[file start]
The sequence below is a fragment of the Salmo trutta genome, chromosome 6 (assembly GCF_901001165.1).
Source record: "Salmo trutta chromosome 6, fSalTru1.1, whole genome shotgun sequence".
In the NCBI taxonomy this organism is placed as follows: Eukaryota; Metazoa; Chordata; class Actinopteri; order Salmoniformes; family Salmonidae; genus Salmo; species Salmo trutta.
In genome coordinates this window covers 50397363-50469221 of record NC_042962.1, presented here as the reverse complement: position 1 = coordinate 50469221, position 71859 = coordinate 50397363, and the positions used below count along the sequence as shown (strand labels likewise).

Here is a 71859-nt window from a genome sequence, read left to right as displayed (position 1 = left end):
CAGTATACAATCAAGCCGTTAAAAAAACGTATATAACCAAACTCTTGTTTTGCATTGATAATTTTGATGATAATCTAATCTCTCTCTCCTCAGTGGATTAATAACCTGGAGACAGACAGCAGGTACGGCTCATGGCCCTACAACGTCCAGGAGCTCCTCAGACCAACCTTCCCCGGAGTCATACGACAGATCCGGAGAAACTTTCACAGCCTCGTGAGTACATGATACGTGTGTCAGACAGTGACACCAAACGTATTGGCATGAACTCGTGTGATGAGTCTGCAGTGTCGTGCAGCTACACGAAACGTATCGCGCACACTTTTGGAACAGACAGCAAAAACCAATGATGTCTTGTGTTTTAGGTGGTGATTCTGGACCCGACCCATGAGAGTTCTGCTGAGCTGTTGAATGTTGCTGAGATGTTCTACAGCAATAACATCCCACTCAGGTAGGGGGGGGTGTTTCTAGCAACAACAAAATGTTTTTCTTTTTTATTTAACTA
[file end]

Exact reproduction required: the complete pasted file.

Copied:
The sequence below is a fragment of the Salmo trutta genome, chromosome 6 (assembly GCF_901001165.1).
Source record: "Salmo trutta chromosome 6, fSalTru1.1, whole genome shotgun sequence".
In the NCBI taxonomy this organism is placed as follows: Eukaryota; Metazoa; Chordata; class Actinopteri; order Salmoniformes; family Salmonidae; genus Salmo; species Salmo trutta.
In genome coordinates this window covers 50397363-50469221 of record NC_042962.1, presented here as the reverse complement: position 1 = coordinate 50469221, position 71859 = coordinate 50397363, and the positions used below count along the sequence as shown (strand labels likewise).

Here is a 71859-nt window from a genome sequence, read left to right as displayed (position 1 = left end):
CAGTATACAATCAAGCCGTTAAAAAAACGTATATAACCAAACTCTTGTTTTGCATTGATAATTTTGATGATAATCTAATCTCTCTCTCCTCAGTGGATTAATAACCTGGAGACAGACAGCAGGTACGGCTCATGGCCCTACAACGTCCAGGAGCTCCTCAGACCAACCTTCCCCGGAGTCATACGACAGATCCGGAGAAACTTTCACAGCCTCGTGAGTACATGATACGTGTGTCAGACAGTGACACCAAACGTATTGGCATGAACTCGTGTGATGAGTCTGCAGTGTCGTGCAGCTACACGAAACGTATCGCGCACACTTTTGGAACAGACAGCAAAAACCAATGATGTCTTGTGTTTTAGGTGGTGATTCTGGACCCGACCCATGAGAGTTCTGCTGAGCTGTTGAATGTTGCTGAGATGTTCTACAGCAATAACATCCCACTCAGGTAGGGGGGGGTGTTTCTAGCAACAACAAAATGTTTTTCTTTTTTATTTAACTA